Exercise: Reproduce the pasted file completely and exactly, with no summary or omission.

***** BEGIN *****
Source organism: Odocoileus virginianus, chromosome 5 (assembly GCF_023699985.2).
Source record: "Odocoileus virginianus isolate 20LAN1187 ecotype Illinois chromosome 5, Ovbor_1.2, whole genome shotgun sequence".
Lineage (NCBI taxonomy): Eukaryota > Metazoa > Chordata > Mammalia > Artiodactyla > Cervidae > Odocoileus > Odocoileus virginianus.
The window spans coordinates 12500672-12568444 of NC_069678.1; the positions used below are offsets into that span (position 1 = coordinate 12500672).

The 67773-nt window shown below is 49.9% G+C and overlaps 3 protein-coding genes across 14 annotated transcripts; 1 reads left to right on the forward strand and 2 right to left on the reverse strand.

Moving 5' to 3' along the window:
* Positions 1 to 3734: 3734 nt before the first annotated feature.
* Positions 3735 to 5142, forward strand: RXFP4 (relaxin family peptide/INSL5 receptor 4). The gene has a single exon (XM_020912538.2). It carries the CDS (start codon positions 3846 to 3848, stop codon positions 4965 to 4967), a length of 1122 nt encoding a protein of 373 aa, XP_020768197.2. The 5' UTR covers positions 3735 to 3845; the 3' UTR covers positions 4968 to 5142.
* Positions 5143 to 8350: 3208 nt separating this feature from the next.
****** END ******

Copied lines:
Source organism: Odocoileus virginianus, chromosome 5 (assembly GCF_023699985.2).
Source record: "Odocoileus virginianus isolate 20LAN1187 ecotype Illinois chromosome 5, Ovbor_1.2, whole genome shotgun sequence".
Lineage (NCBI taxonomy): Eukaryota > Metazoa > Chordata > Mammalia > Artiodactyla > Cervidae > Odocoileus > Odocoileus virginianus.
The window spans coordinates 12500672-12568444 of NC_069678.1; the positions used below are offsets into that span (position 1 = coordinate 12500672).

The 67773-nt window shown below is 49.9% G+C and overlaps 3 protein-coding genes across 14 annotated transcripts; 1 reads left to right on the forward strand and 2 right to left on the reverse strand.

Moving 5' to 3' along the window:
* Positions 1 to 3734: 3734 nt before the first annotated feature.
* Positions 3735 to 5142, forward strand: RXFP4 (relaxin family peptide/INSL5 receptor 4). The gene has a single exon (XM_020912538.2). It carries the CDS (start codon positions 3846 to 3848, stop codon positions 4965 to 4967), a length of 1122 nt encoding a protein of 373 aa, XP_020768197.2. The 5' UTR covers positions 3735 to 3845; the 3' UTR covers positions 4968 to 5142.
* Positions 5143 to 8350: 3208 nt separating this feature from the next.